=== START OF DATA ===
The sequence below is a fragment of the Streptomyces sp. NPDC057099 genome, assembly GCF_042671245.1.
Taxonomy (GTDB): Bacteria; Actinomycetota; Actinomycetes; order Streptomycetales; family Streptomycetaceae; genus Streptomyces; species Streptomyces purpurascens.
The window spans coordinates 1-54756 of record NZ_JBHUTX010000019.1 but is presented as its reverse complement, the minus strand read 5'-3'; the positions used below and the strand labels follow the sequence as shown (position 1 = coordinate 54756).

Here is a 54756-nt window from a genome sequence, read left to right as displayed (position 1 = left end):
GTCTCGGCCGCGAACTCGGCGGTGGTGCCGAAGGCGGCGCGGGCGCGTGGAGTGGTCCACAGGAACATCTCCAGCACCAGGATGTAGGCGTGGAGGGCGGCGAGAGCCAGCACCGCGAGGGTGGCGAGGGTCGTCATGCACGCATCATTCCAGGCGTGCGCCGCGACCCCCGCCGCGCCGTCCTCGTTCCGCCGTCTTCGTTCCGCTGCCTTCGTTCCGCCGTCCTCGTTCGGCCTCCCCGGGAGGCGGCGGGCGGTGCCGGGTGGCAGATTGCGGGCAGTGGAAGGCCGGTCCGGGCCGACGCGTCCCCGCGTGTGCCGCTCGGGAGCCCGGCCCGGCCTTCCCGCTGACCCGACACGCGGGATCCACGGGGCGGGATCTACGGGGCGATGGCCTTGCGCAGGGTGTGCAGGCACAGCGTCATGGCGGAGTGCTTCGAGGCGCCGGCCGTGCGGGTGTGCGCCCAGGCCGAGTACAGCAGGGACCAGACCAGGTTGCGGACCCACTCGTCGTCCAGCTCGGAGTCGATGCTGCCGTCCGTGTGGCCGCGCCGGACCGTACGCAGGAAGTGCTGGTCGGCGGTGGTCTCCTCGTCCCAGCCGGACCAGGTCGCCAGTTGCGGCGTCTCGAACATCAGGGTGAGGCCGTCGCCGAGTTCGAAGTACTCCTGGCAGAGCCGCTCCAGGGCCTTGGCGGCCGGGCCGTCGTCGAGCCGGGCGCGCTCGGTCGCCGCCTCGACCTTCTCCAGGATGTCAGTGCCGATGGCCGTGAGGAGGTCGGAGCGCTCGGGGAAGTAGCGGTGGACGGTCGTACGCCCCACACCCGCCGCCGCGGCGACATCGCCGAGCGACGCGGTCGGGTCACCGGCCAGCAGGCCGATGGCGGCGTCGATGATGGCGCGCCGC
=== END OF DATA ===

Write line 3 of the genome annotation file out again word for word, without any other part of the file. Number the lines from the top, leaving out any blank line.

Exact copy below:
The window spans coordinates 1-54756 of record NZ_JBHUTX010000019.1 but is presented as its reverse complement, the minus strand read 5'-3'; the positions used below and the strand labels follow the sequence as shown (position 1 = coordinate 54756).